top of page
  • Janyne McConnaughey, PhD


I Can Do What?

When I began to reflect on “I can,” the first thing that came to my mind was The Little Engine that Could. Maybe it should have been Philippians 4:13, but it wasn’t. Yes, I teach at Bible colleges, but I teach Children’s Literature. The verse was a close second though! Honestly, the two go together (next blog!) It is definitely the “I can” go-to verse though, so we should reflect there a minute.

Our most familiar translation of Philippians 4:13 says, “I can do all things through Christ which strengtheneth me” (KJV). See the “I can” there? Do we sometimes add a [‘t] to the end of can? Or do we twist the verse into “I can’t do anything without Christ.” That is an odd take on life because there are plenty of people out there doing lots of great stuff without Christ. I know that doesn’t sound right to say, but it is just true. I thought about this a lot because I am aware that when I start saying, “You can because you think you can” I need everyone to understand the role that God plays in this—and that I am not leaving God out of the “I can” equation!

Let me take the verse back to what it actually says in the Greek (yes, I looked it up and confirmed with my Bible scholar friend*): “I can do all things IN or WITH or ENABLED BY [him] who gives me power.” In other words, we don’t go through Christ like a conduit, we are in/with/enabled by Christ. Therefore, while anyone can climb a mountain, I am going to climb that mountain in/with/enabled by Christ. I can’t say that God told me to climb the crazy mountain (see upcoming blog post), but I will be with Him when I do it and He will be enabling me with power and strength. I don’t know if that matters to anyone else, but for me it changed how I thought about accessing God’s power. I don’t need to go looking for Jesus so I can go through Him—I am already with Him. In addition to my own strength gifted to me by God the day I was created, I have even more strength by means of Christ who I am in/with/enabled by. He and I are on this amazing journey together so I know I can!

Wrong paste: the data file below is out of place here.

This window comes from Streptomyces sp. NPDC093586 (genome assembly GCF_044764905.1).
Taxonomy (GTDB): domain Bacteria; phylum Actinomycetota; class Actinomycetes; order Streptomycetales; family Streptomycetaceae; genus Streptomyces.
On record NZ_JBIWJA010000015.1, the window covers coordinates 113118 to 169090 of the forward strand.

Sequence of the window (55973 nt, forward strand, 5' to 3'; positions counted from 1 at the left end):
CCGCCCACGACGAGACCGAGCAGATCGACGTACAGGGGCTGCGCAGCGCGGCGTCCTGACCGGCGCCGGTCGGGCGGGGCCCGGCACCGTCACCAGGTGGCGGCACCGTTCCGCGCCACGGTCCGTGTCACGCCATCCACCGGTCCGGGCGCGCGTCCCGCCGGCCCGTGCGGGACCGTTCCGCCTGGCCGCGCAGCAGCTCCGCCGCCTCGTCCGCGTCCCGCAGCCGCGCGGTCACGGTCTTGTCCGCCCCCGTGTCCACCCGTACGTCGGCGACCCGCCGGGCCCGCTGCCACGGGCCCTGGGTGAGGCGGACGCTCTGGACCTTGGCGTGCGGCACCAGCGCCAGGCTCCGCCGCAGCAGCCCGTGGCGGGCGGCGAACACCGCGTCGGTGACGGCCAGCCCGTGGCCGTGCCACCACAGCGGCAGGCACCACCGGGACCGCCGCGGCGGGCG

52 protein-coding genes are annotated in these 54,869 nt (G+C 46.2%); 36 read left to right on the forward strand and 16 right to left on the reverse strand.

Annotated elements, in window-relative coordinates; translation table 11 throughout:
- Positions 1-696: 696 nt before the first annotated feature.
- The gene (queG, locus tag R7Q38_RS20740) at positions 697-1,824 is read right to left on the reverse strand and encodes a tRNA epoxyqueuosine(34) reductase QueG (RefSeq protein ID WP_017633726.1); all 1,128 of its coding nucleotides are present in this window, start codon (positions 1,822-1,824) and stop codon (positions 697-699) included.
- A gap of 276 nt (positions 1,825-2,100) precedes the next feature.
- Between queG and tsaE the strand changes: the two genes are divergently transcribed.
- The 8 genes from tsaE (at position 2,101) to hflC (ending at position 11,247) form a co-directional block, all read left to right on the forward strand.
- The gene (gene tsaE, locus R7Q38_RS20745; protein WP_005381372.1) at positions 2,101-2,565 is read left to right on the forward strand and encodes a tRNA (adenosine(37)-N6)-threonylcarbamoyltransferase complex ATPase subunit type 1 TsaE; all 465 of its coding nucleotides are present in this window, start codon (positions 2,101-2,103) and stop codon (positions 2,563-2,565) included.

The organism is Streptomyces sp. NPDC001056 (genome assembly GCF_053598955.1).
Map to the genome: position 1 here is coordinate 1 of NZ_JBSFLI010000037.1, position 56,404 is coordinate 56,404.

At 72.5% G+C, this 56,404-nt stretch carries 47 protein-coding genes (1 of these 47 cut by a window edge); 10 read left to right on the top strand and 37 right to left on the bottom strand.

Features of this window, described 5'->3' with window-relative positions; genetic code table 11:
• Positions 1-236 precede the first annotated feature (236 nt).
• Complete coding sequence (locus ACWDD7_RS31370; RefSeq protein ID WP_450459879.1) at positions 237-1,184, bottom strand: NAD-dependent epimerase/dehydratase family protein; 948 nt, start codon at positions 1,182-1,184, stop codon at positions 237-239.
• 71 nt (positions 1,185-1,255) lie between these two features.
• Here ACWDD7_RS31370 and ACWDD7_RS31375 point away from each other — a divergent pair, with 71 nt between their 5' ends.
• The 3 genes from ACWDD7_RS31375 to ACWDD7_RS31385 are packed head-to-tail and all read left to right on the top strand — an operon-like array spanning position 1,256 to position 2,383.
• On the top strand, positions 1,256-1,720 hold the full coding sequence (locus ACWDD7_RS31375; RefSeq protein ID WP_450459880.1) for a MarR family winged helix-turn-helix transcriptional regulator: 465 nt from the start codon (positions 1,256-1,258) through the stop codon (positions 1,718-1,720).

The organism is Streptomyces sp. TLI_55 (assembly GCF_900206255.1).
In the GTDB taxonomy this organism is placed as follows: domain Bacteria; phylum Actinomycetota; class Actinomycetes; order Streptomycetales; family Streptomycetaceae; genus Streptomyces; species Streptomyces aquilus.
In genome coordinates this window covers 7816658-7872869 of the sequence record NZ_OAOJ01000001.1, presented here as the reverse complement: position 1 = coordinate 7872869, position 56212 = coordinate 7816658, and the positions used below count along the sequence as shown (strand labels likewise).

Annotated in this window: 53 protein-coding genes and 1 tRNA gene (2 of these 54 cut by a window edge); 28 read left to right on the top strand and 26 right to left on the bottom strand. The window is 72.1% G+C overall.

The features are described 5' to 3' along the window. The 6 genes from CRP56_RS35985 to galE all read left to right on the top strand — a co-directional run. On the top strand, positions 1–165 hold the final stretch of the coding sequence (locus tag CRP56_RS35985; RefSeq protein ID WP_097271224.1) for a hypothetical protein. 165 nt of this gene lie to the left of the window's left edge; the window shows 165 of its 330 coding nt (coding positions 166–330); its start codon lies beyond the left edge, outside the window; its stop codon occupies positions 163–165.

I have watched others wait on God. Not that waiting is a bad thing, after all Jesus did tell his followers to wait in Jerusalem—in fact that particular word is used only in that form in Acts 1:4—it was an emphatic “Wait!” Why? They were waiting for the power of the Holy Spirit—that we now have. The word “wait” is found less than 100 times in the Bible, the word “go,” over 1,000. Wait has a time, place, and purpose, but life really seems to be more about action. We are often so busy waiting, that we miss amazing opportunities to make dreams happen! Sometimes we wait for God to drop by and tell us to do the obvious when He is actually there with us waiting for us to just get up and do what we know we should be doing.

In his book, Plan B: What Do You Do When God Doesn't Show Up the Way You Thought He Would, Pete Wilson (2009) likens the waiting to the life of a surfer sitting on a board, waiting for the perfect wave. Moving ahead too soon or too late means failure. Never trying to catch the wave does too. Some of us have gotten ahead of or behind waves and now have a fear of “going”. As soon as dream comes to us, our immediate answer is “I can’t." That is tragic thinking because (’t) just is not in Philippians 4:13, is it?

When I began considering this, I listened to the words I spoke during a day. I was amazed at how often I said, “I can’t.” (Sometimes I even said, “I won’t.” That was taking it to a completely new level!) Then I listened to others and heard it even more. I thought, “No wonder we think so many things are impossible! We say they are every day!” Start listening! I believe you will be surprised at how many dreams or possibilities you inadvertently speak right out of existence by saying “I can’t.” Stop yourself and rephrase the sentence!

*Note: Almost every translation uses the word through even though the “normal” preposition that is used in Greek to denote the idea of “through” is the preposition “dia." In Phil 4:13, the preposition that is used is the preposition “en.” The preposition “en” has various functions and meanings. The most common translation of the preposition en is the English preposition “in.” However, en also is used regularly to denote the idea of instrumentality. In Phil 4:13, en is usually described as having an “instrumental” meaning, which would typically be translated as “with” or “by means of.” Both of these meanings infuse an interesting nuance to the meaning of Phil 4:13 (i.e. read the verse and substitute the meanings “with” or “by means of” in place of the meaning “through”) (Dan Powers, Ph.D.)

5 views0 comments

Recent Posts

See All
bottom of page